The Phoenix program was an active participant in the 1980's computer chess tournaments and tied for first place in the 1986 World Championships. The program competing this year is essentially the same as that which competed in the 1989 World Computer Chess Championships. Phoenix's participation in the 1995 championships will serve as a benchmark for measuring improvements in the field. Phoenix will be running on an HP 9000/720 with 64MB RAM, which will be comparable to that used by most participants, and therefore the primary difference will be in the software. Expectations are that the software advances in the last 6 years will allow the other programs to move past Phoenix '89 in the final standings. Perhaps the best possible outcome would have Phoenix finishing in last place, providing some experimental evidence of the progress in the field!

Selected Games

WCCC 1986, round 3, BCP - Sun Phoenix [9]
[Event "WCCC 1986"]
[Site "Cologne, Germany"]
[Date "1986.06.13"]
[Round "3"]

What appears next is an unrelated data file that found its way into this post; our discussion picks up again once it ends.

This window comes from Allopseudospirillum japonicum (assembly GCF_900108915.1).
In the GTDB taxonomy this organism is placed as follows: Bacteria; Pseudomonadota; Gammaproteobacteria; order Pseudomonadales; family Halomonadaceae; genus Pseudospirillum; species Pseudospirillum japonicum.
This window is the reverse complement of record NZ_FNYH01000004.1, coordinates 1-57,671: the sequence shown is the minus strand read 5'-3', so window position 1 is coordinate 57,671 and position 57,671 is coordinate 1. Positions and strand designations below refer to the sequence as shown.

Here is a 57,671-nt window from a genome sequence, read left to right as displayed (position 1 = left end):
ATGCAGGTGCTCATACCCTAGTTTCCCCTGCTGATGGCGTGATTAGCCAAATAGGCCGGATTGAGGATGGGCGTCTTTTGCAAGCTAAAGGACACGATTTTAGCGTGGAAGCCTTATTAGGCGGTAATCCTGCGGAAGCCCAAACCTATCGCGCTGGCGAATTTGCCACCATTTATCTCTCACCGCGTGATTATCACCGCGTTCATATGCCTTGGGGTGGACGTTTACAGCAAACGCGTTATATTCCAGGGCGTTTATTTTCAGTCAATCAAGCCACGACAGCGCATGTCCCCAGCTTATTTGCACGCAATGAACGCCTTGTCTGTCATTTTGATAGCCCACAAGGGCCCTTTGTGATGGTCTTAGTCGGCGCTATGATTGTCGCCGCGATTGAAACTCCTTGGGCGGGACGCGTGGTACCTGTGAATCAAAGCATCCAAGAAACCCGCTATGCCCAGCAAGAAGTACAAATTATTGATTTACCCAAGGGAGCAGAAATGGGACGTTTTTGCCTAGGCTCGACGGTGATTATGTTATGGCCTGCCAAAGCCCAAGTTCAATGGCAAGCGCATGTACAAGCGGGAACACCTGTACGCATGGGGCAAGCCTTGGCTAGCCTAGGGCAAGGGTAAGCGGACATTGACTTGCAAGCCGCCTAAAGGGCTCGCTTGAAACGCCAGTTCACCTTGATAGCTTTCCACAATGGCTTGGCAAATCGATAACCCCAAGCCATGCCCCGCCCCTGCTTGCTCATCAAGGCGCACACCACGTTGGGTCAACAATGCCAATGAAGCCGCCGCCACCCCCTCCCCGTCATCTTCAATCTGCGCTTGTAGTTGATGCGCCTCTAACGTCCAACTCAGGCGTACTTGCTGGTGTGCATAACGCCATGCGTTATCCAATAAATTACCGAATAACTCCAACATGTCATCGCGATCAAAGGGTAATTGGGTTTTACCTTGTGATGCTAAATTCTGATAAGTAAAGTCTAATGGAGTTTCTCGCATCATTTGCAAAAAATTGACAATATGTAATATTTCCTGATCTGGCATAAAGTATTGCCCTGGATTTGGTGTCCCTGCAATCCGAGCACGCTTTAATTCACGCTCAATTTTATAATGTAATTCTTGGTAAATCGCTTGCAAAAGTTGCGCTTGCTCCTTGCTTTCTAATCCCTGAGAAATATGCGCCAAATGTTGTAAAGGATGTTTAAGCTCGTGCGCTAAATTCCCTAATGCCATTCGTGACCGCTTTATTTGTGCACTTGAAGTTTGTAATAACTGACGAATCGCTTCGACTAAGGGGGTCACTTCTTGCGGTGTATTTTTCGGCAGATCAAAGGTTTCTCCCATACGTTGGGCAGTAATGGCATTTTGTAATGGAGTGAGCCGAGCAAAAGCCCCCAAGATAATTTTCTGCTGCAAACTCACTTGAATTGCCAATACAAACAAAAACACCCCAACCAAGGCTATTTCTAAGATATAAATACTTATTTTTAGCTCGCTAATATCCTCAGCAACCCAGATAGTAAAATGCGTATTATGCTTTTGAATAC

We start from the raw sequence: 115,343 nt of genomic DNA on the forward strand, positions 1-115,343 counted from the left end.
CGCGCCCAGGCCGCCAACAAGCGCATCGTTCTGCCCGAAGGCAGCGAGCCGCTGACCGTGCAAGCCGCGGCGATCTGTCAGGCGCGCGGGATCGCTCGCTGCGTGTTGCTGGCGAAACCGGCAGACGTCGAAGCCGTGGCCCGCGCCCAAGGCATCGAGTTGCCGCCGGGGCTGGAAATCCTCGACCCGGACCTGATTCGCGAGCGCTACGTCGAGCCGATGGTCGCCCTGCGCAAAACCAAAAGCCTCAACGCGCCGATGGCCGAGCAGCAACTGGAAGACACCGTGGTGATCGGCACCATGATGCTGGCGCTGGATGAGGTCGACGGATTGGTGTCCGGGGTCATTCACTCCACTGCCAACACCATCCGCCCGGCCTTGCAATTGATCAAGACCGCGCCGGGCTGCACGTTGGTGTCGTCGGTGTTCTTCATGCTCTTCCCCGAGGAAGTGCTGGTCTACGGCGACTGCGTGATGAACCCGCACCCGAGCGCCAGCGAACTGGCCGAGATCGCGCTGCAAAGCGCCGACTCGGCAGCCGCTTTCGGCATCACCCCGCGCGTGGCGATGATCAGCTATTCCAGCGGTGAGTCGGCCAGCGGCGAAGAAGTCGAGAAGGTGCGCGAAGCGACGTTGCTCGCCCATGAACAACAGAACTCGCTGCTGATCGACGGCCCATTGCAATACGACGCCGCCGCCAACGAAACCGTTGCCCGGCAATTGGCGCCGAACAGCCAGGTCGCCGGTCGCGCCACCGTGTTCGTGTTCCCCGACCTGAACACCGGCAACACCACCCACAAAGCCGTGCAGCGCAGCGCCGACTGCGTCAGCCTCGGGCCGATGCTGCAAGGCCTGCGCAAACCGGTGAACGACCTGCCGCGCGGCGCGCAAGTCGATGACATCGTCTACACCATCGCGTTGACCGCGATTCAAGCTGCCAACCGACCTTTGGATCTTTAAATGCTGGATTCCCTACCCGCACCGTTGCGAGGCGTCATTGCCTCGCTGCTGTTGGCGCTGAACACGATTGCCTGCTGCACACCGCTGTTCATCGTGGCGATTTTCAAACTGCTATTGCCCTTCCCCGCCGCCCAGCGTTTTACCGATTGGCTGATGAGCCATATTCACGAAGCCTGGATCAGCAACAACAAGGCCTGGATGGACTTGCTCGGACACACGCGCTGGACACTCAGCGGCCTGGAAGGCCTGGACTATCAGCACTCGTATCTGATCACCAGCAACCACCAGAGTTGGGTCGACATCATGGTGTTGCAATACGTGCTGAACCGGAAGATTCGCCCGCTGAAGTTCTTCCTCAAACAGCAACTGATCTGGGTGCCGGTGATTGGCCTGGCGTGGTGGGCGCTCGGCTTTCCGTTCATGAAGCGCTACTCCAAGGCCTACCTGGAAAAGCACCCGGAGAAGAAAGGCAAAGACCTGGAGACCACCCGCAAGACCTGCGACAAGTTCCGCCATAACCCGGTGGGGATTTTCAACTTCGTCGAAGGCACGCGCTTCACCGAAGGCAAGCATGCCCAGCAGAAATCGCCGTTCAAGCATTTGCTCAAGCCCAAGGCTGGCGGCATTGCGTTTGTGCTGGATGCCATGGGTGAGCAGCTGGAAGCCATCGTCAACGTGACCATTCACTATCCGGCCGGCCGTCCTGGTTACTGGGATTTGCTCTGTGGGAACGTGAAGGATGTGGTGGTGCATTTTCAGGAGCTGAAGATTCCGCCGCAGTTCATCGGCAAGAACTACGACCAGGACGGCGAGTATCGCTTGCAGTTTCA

[White "BCP"]
[Black "Sun Phoenix"]
[Result "0-1"]
 
1.e4 e6 2.d4 d5 3.e5 c5 4.c3 Qb6 5.Nf3 Bd7 6.Bd3 cxd4 7.Nxd4 Nc6 8.Nxc6 Bxc6 
9.O-O O-O-O 10.Nd2 f6 11.Qg4 Re8 12.Re1 Nh6 13.Qh3 Bc5 14.Qg3 Ng4 15.Qxg4 Bxf2+
16.Kf1 Bxe1 17.Kxe1 fxe5 18.Qxg7 Qe3+ 19.Be2 Rhg8 20.Qf7 Bb5 21.Qf2 Qxe2+ 
22.Qxe2 Bxe2 23.Kxe2 Rxg2+ 24.Ke3 Rxh2 25.a4 Rf8 26.a5 h5 27.Ra4 Rh1 28.Ra1 h4 
29.Rb1 Re1+ 30.Kd3 h3 31.Nf1 Rfxf1 0-1 

Publications


Forum Posts


External Links

Chess Program


Phoenix Chess Systems


Phoenix elsewhere


References

  1. ^ Jonathan Schaeffer (1997, 2009). One Jump Ahead. 1. This Was Going to Be Easy, pp. 8
  2. ^ Jonathan Schaeffer (1987). Speculative Computing. ICCA Journal, Vol. 10, No. 3
  3. ^ Phoenix (mythology) from Wikipedia
  4. ^ Jonathan Schaeffer (1997, 2009). One Jump Ahead. 1. This Was Going to Be Easy, pp. 8
  5. ^ Hash tables - Clash!!! What happens next? by Valavan Manohararajah, rec.games.chess, post 6 by Jonathan Schaeffer, March 17, 1994
  6. ^ Jonathan Schaeffer (1997, 2009). One Jump Ahead. 1. This Was Going to Be Easy, pp. 9
  7. ^ Kings Move - Welcome to the 1989 AGT World Computer Chess Championship. Edmonton, Alberta, Canada, Courtesy of Peter Jennings, from The Computer History Museum, pdf
  8. ^ Phoenix's ICGA Tournaments
  9. ^ Cologne 1986 - Chess - Round 3 - Game 6 (ICGA Tournaments)